Unlike most dabblers in the field, though, I’ve managed to make money from it. A little bit at first, to supplement my other income. Then about half. And now, virtually everything I earn. So, what’s the secret?
Well, I’d like to think the quality of the product is a key element. Like anything, if you do it often enough, you tend to get quite good at it. Well, I get by.
But I’ve also become fairly savvy to the ways of making money. I think there are four business models that work, although there is one I struggle with. Yet that's the one people tend to leap at and assume is the path to riches. Be prepared for disappointment, unless you manage to strike an unexplored seam.
Let's save the difficult one for the end; here are the four ways to make money and my experience with them.
1. 1. Get a publisher to pay.
This is pretty much how my podcasting career started. I presented a weekly technology show for ZDNet called Twisted Wire. Then CBS launched BNET, a business website, and got them to pay me to present a daily business interview series called BTalk. Later, I moved on to presenting CrossTalk for a telecoms journal in Australia.
In each case, we were early in the podcasting game. Most publishers have dabbled with the medium, often using in-house staff who are not necessarily talents behind a microphone and who produce loosely edited pieces that often sound more like a casual chat amongst friends than an engaging, fully produced programme.
Now is a great time for publishers to reinforce their brand through podcasts (listening figures are on the rise) but they have to engage professionals to do it for them. That provides lot of opportunity. It's also deeply rewarding because you are a journalist able to pursue stories that interest you.
2. 2. Get a brand to pay.
Every weekday, around 6.30am, I publish a podcast for the National Australia Bank (NAB). It’s called The Morning Call and it updates the Aussie finance community on what’s happened in the currency and commodity markets overnight. It’s presented in a fun way, designed to appeal to their existing wholesale customers – such as fund managers – and act as a tool to raise their profile further amongst other prospects. I present it in a way that broadens the appeal beyond hard core traders, brokers and analysts and, I believe, helps present a human face to the bank.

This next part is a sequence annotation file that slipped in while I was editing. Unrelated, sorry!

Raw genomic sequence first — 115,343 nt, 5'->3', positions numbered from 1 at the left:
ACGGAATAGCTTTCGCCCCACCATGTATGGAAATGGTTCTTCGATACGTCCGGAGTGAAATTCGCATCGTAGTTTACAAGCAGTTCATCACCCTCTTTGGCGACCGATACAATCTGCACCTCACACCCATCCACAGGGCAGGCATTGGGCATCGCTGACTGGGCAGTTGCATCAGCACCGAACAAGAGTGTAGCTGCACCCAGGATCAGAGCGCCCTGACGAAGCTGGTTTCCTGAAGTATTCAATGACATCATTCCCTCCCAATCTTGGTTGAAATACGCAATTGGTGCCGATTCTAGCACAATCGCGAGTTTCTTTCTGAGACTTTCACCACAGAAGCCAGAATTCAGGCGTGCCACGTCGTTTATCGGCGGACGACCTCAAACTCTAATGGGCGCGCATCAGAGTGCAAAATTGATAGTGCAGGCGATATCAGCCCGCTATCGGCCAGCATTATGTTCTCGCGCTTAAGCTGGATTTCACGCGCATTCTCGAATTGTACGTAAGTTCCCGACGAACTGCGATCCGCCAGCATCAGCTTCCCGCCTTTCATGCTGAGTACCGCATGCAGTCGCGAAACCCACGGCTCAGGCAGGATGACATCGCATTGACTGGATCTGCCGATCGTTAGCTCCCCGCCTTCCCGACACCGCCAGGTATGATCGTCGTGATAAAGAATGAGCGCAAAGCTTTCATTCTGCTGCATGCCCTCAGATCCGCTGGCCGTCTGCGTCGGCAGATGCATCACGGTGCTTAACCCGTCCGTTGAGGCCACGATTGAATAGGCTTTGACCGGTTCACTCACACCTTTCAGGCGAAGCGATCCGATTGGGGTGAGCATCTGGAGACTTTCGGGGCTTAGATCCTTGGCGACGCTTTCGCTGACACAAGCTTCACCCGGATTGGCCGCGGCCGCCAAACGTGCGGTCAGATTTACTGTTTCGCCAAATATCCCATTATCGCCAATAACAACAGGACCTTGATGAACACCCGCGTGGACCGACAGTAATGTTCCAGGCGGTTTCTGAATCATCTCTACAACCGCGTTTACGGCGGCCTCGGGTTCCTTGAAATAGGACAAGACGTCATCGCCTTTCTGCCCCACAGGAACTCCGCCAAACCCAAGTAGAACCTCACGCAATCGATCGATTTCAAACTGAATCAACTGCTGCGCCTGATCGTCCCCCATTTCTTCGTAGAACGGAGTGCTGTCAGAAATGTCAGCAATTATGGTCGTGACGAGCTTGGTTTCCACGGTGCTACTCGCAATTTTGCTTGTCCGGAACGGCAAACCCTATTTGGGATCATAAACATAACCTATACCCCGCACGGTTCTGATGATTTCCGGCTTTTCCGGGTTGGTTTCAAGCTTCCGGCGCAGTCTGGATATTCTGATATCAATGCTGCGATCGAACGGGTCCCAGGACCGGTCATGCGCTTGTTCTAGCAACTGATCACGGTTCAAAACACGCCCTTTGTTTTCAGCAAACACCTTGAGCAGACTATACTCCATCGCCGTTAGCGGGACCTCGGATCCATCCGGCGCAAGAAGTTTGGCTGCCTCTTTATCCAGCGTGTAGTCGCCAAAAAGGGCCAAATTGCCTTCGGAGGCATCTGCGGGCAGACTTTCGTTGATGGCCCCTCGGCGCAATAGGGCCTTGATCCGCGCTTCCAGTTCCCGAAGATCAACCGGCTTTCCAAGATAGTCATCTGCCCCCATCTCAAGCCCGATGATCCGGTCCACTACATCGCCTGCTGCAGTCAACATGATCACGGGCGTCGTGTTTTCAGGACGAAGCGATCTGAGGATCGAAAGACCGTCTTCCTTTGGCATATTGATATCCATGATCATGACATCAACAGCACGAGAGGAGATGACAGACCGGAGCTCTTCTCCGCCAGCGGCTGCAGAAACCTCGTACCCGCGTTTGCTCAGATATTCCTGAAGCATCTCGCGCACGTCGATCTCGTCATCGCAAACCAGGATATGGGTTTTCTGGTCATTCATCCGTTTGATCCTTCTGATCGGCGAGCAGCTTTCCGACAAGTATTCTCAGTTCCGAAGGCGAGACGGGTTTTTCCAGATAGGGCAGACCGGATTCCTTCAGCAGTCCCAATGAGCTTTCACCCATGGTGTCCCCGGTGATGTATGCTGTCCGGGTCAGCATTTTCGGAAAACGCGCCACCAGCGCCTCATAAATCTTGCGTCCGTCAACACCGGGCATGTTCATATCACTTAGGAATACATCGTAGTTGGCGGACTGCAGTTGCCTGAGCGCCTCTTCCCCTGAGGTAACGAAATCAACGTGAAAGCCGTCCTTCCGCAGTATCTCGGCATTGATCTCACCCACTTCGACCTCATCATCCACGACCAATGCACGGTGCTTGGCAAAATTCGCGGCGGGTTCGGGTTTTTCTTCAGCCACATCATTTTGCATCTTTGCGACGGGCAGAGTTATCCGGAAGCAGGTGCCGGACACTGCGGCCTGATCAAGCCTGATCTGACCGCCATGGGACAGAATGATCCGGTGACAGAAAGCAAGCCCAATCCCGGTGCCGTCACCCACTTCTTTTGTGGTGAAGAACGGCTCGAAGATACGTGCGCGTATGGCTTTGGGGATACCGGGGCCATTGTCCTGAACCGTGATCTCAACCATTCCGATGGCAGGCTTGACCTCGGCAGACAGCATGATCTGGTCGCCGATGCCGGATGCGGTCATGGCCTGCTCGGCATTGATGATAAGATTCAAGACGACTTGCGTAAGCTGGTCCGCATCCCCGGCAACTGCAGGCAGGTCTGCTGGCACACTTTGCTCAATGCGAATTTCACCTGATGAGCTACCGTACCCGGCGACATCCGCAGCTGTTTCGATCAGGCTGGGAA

NAB gets to showcase their experience (each episode features one of their economists) with a programme that has become a substitute to breakfast radio for their listeners. It’s like a 10 minute radio ad every morning. The intent is that the people they are influencing think the bank is more clued up than their competitors.
3. 3. Get subscribers to pay.
Yes, I’m doing that too. Professor Steve Keen is one of the world’s top economists, who has a different slant on things to his mainstream contemporaries. He wrote the book ‘Debunking Economics’ and predicted the global financial crisis before it happened. He has a new book out in April that explains which economies are now on the brink of collapse. In The Debunking Economics podcast we explore where neoclassical economics has it wrong.
You can listen to short summaries of each podcast but people need to pay and subscribe to hear full episodes. The audience is building, bit by bit, with virtually no churn.
This approach works because the listeners are fanatics. They hang on Steve’s every word. We also get on pretty well, so I’d like to think it’s an engaging conversation that is entertaining as well as hugely informative.
Of course, one of the benefits of the pay-to-listen approach is that each episode adds to the repository of content, improving the sales proposition. So, we’re gradually seeing sales pick up as we pile on more episodes.
4. 4. Get advertisers to pay.
Okay, I’ve never done this. To be honest, most of my podcasts are getting up to a thousand listens. You could say that seems like a small number, but they do tend to be very specialist in nature. The best I did was Balls Radio, which mixed political commentary with satire, trivia and irreverent observations. It had a loyal following, ran for a couple of years, but only got a few thousand listens most weeks. Hardly enough to draw in advertisers.
You can do more to bring in listeners. With Balls Radio the best way would have been broken up a 90 minute podcast (yes, 90 minutes!) into smaller, more regular episodes, so the audience multiplied out accordingly. And there’s a lot you can do with paid promotion to draw in crowds. I didn’t do any of that, but I suspect many days and weeks could be spent trying to build a critical mass that still wouldn’t provide the same payback as the first three approaches.
There’s a fifth approach, which I am pursuing as well – getting a radio station to pay. Radio folk understand that listening online is becoming as important as listening off-air and podcasts provide a useful extension to advertising campaigns. I am brandishing a pilot around right now, for a business show called It's The Business. There’s been interest – a few bites at the cherry – but it’s a slow painful process. Initial positive interest is followed by unanswered emails. I do feel that begging for food on the street would be less humiliating.
So, for anyone wanting to make money out of podcasting, I’d suggest they aim for options one and two. Find a company or publisher who can benefit from your expertise. Understand what their aims are and tailor content to suit them. For a journalist, in the case of working for brands, it can be seen as ‘selling out’, but two things on that a) you gotta eat and b) choose brands that match your own personal philosophy. Or, as an alternative, podcast for fun. Sell hot water systems during the day and spend your paycheck on your home studio. Let's call this Option 5 - Get Your Family to Pay!